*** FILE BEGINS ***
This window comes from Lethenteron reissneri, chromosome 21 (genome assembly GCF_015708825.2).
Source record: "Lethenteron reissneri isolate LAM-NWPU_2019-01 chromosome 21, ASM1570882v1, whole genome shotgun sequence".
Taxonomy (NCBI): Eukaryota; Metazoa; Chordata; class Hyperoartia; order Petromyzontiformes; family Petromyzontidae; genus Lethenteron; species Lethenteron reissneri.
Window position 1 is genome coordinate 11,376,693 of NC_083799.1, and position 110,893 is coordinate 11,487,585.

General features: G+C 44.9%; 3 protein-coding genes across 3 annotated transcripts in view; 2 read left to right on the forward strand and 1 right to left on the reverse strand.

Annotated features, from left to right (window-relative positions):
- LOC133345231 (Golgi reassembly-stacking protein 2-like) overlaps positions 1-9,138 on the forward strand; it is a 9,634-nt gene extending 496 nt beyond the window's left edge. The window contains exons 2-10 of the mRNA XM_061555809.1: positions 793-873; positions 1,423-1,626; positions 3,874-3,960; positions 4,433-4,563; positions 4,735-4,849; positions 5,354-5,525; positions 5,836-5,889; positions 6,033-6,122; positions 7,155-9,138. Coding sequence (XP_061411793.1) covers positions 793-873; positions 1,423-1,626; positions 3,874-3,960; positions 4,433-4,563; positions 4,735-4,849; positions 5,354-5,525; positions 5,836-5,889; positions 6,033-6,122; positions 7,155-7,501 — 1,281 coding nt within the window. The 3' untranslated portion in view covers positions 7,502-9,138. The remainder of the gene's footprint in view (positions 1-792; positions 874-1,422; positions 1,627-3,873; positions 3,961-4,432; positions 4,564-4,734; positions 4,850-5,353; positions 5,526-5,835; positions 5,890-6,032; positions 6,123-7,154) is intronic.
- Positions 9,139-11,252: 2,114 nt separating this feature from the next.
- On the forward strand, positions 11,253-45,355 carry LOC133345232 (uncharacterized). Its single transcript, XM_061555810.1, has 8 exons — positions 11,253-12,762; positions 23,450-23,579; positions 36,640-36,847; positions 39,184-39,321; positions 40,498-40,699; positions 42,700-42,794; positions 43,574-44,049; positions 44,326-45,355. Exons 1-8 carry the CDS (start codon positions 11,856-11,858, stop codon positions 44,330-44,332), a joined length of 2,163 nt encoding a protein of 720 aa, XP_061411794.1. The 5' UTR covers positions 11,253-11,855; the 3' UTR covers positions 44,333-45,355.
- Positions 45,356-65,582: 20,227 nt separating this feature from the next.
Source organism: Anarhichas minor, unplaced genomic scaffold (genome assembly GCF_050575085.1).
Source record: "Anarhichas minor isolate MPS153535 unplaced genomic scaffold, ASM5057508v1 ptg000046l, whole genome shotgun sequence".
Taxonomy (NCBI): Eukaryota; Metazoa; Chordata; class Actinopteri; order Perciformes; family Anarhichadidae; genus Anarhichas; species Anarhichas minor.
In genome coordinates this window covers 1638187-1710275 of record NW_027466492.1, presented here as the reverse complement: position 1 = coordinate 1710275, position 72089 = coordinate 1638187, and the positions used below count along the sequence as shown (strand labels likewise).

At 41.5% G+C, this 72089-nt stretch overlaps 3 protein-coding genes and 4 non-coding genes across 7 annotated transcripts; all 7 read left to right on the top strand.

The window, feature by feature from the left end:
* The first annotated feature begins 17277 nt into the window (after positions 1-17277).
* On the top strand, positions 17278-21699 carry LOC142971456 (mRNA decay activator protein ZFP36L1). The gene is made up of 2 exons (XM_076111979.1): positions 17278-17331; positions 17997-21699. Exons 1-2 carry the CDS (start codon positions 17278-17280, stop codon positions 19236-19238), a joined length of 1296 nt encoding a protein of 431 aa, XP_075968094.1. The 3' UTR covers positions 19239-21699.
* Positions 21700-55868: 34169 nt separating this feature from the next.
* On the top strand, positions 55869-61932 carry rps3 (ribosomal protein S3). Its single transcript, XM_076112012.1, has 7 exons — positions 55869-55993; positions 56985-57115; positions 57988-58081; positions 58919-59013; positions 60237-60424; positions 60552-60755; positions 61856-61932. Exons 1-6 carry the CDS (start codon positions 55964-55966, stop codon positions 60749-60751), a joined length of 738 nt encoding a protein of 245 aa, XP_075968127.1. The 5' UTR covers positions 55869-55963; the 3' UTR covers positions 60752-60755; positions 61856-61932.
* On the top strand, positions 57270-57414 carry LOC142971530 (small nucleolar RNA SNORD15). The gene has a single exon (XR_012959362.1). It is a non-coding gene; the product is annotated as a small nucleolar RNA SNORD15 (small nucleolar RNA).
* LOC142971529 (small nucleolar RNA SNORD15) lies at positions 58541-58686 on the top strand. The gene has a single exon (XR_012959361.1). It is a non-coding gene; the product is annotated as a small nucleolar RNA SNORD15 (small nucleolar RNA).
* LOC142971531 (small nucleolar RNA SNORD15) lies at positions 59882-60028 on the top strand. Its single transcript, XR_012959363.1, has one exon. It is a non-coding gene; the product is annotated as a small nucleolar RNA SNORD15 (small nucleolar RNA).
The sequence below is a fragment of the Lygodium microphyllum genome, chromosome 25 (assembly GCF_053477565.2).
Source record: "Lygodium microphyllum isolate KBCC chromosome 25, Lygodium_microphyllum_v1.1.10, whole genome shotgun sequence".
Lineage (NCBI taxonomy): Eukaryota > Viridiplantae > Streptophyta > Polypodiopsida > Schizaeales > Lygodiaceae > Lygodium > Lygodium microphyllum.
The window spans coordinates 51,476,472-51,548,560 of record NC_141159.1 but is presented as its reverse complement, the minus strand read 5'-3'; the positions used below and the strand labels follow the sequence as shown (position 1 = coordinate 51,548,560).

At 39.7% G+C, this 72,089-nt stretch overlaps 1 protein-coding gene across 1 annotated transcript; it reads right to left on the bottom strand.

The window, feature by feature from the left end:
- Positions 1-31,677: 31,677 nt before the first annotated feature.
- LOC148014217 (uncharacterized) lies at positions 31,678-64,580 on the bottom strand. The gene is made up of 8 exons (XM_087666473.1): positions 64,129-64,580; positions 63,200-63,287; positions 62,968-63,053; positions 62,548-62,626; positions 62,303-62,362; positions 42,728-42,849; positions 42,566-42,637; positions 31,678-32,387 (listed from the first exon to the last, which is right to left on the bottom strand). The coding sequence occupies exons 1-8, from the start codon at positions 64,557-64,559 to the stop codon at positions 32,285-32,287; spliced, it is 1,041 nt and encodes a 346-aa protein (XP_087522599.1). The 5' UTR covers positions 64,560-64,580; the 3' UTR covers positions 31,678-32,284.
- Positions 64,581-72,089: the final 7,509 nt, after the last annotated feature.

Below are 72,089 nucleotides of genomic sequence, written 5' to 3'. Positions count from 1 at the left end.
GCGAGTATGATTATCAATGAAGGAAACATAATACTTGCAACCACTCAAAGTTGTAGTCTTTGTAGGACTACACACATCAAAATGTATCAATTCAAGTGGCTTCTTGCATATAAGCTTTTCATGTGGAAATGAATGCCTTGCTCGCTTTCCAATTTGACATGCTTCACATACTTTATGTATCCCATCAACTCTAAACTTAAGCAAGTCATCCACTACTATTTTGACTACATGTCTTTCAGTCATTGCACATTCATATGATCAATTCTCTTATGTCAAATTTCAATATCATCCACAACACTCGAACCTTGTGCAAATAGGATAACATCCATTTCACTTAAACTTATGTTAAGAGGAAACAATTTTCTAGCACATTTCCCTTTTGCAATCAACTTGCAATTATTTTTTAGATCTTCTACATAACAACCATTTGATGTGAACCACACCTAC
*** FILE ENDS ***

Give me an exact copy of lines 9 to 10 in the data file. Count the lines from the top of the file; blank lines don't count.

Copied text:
- On the forward strand, positions 11,253-45,355 carry LOC133345232 (uncharacterized). Its single transcript, XM_061555810.1, has 8 exons — positions 11,253-12,762; positions 23,450-23,579; positions 36,640-36,847; positions 39,184-39,321; positions 40,498-40,699; positions 42,700-42,794; positions 43,574-44,049; positions 44,326-45,355. Exons 1-8 carry the CDS (start codon positions 11,856-11,858, stop codon positions 44,330-44,332), a joined length of 2,163 nt encoding a protein of 720 aa, XP_061411794.1. The 5' UTR covers positions 11,253-11,855; the 3' UTR covers positions 44,333-45,355.
- Positions 45,356-65,582: 20,227 nt separating this feature from the next.